Kodak ESP 7 all-in-one inkjet printer
Photo printing doesn't get much cheaper
Review Not the best known name in all-in-one printers, Kodak now has a range of four machine. They all use the same print engine, but are differentiated by different levels of bell and whistlery. Among the claims Kodak makes for all of them is photo prints for just 7p each - cheaper than any other inkjet.
Kodak's ESP 7: promises cheap photo printing
The ESP 7 is the fourth release in Kodak’s ESP range of all-in-ones and sits below the top-of-the-range ESP9, while still offering some of its sibling's best features. It’s intended for the home, lacking as it does an automatic document feeder (ADF) and a fax facility.
Decked out in high-gloss and frosted black, the neat lines of the ESP 7 start with the curved edges to the scanner lid and finish with similar undulations in the paper tray bulge, which projects from its front. The lid has a simple pattern of small, indented squares and lifts to reveal a simple, A4 flatbed. In front of the scanner is a slightly empty looking control panel which lacks the fax number pad and touch-sensitive surface of the ESP 9.
The ESP 7 has the same size of colour display as its pricier sibling, though here it's a backlit LCD, rather than the brighter OLED. There's a square of navigation arrows, with an OK button in the centre, as well as dedicated Copy and Cancel job buttons.
Two paper trays bulge from the front of the machine, with the A4, plain paper tray holding up to 100 sheets of 80gsm paper and the separate photo tray taking up to 40 sheets of 15 x 10cm photo paper. When you request a photo print on small format paper, the photo tray slides into place automatically.
To the right of the paper trays are two memory card sockets which between them take most of the current types, including Microdrive in the CompactFlash socket. There's also a PictBridge-enabled USB socket at the bottom, for printing directly from cameras and USB Flash drives.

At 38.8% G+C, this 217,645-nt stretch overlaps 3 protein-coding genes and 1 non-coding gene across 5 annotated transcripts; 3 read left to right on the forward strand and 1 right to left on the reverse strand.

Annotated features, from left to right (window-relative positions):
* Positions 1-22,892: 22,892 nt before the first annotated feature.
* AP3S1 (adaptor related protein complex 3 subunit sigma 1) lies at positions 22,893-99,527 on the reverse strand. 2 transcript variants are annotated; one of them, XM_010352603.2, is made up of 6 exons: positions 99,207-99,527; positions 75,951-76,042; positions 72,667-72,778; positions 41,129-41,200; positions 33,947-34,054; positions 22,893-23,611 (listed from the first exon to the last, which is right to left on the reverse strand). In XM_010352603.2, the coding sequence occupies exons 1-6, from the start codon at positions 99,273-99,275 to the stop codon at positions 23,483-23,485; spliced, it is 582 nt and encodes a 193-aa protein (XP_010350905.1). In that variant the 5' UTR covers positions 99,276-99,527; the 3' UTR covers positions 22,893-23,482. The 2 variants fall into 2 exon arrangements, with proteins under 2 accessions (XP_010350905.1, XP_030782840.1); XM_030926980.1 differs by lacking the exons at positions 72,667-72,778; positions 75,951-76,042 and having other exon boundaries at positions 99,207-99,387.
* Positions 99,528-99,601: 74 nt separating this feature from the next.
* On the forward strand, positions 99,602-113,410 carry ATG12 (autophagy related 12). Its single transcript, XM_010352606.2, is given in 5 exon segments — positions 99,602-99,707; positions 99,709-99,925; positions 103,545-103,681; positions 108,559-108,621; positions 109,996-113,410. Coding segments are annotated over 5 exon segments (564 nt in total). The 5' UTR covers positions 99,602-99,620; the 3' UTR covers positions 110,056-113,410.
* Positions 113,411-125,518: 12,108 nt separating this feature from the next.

The control layout's straightforward if empty looking
The ESP 7, like all of Kodak's all-in-ones, uses two cartridges, one containing regular black ink and the other containing cyan, magenta, yellow and a "photo" black, together with a colourless overlay to protect the print. Lifting the scanner section up gives easy access to plug these two cartridges in and, apart from loading paper, this is the only physical set up the machine needs.
You're presumably using third-party inks? I can't see you getting an A4 photo print from an iP1500 with Canon inks for 5.5p -- more like four times that. For a reasonably comparison, you have to use manufacturers inks throughout.
Well, obviously the businesses using Vista are supposed to flog their old un-needed Fax machine to home users, using Microsoft Classified Ads on MSN. Or something.
Or they could just install Ubuntu on one of the many underspecified-for-Vista machines they have since the upgrade, and
$ sudo apt-get install hylafax
But what would I know? Anyway, I've got a colour laser, and there's no way in hell I'd ever go back to an inkjet.
It's aimed at home users, so no fax.
It's the same idea that Vista contains.
Let's test the logic.
Office users - assume that they do need the fax for business - so they will decide to throw out the existing dedicated fax machine and make do with the fax facilty in a printer or use a fax modem on the PC should they have one.
Home users -may need to send the occasional fax, so if they want to do that they will need to buy a dedicated fax machine to squeeze on the desk next to the printer, because neither printer nor MS Vista have fax facility.
That does make sense, doesn't it?